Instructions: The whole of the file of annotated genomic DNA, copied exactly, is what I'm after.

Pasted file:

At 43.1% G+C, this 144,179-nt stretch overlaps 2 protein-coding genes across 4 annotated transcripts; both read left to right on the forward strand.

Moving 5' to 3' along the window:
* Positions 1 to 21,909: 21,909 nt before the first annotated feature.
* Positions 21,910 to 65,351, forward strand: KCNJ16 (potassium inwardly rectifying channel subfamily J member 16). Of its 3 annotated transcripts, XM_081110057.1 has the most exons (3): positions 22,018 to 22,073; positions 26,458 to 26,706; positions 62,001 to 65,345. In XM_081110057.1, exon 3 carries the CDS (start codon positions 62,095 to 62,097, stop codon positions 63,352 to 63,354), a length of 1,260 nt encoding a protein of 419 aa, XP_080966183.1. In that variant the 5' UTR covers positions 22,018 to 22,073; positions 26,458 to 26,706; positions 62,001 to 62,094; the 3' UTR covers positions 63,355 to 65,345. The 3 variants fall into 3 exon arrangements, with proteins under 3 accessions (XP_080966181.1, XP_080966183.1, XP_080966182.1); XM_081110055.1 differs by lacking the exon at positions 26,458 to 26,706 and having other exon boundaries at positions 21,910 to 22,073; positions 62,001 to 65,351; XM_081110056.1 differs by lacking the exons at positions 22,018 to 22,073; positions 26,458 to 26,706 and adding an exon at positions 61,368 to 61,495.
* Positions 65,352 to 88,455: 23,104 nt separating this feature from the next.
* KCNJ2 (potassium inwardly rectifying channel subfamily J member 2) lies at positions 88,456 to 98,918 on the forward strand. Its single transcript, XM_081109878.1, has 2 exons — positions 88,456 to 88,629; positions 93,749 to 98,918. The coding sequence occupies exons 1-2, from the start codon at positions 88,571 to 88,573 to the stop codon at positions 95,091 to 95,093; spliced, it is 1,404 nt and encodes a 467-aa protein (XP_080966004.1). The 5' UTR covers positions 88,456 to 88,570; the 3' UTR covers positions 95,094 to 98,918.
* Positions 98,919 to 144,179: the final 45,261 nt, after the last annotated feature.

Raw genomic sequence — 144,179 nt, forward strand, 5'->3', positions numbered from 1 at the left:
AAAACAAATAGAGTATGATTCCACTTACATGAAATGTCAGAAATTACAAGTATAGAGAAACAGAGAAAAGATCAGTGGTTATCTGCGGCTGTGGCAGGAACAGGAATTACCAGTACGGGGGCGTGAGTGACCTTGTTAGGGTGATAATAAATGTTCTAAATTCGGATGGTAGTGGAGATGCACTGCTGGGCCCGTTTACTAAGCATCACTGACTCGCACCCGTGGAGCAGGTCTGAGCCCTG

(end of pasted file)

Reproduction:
At 43.1% G+C, this 144,179-nt stretch overlaps 2 protein-coding genes across 4 annotated transcripts; both read left to right on the forward strand.

Moving 5' to 3' along the window:
* Positions 1 to 21,909: 21,909 nt before the first annotated feature.
* Positions 21,910 to 65,351, forward strand: KCNJ16 (potassium inwardly rectifying channel subfamily J member 16). Of its 3 annotated transcripts, XM_081110057.1 has the most exons (3): positions 22,018 to 22,073; positions 26,458 to 26,706; positions 62,001 to 65,345. In XM_081110057.1, exon 3 carries the CDS (start codon positions 62,095 to 62,097, stop codon positions 63,352 to 63,354), a length of 1,260 nt encoding a protein of 419 aa, XP_080966183.1. In that variant the 5' UTR covers positions 22,018 to 22,073; positions 26,458 to 26,706; positions 62,001 to 62,094; the 3' UTR covers positions 63,355 to 65,345. The 3 variants fall into 3 exon arrangements, with proteins under 3 accessions (XP_080966181.1, XP_080966183.1, XP_080966182.1); XM_081110055.1 differs by lacking the exon at positions 26,458 to 26,706 and having other exon boundaries at positions 21,910 to 22,073; positions 62,001 to 65,351; XM_081110056.1 differs by lacking the exons at positions 22,018 to 22,073; positions 26,458 to 26,706 and adding an exon at positions 61,368 to 61,495.
* Positions 65,352 to 88,455: 23,104 nt separating this feature from the next.
* KCNJ2 (potassium inwardly rectifying channel subfamily J member 2) lies at positions 88,456 to 98,918 on the forward strand. Its single transcript, XM_081109878.1, has 2 exons — positions 88,456 to 88,629; positions 93,749 to 98,918. The coding sequence occupies exons 1-2, from the start codon at positions 88,571 to 88,573 to the stop codon at positions 95,091 to 95,093; spliced, it is 1,404 nt and encodes a 467-aa protein (XP_080966004.1). The 5' UTR covers positions 88,456 to 88,570; the 3' UTR covers positions 95,094 to 98,918.
* Positions 98,919 to 144,179: the final 45,261 nt, after the last annotated feature.

Raw genomic sequence — 144,179 nt, forward strand, 5'->3', positions numbered from 1 at the left:
AAAACAAATAGAGTATGATTCCACTTACATGAAATGTCAGAAATTACAAGTATAGAGAAACAGAGAAAAGATCAGTGGTTATCTGCGGCTGTGGCAGGAACAGGAATTACCAGTACGGGGGCGTGAGTGACCTTGTTAGGGTGATAATAAATGTTCTAAATTCGGATGGTAGTGGAGATGCACTGCTGGGCCCGTTTACTAAGCATCACTGACTCGCACCCGTGGAGCAGGTCTGAGCCCTG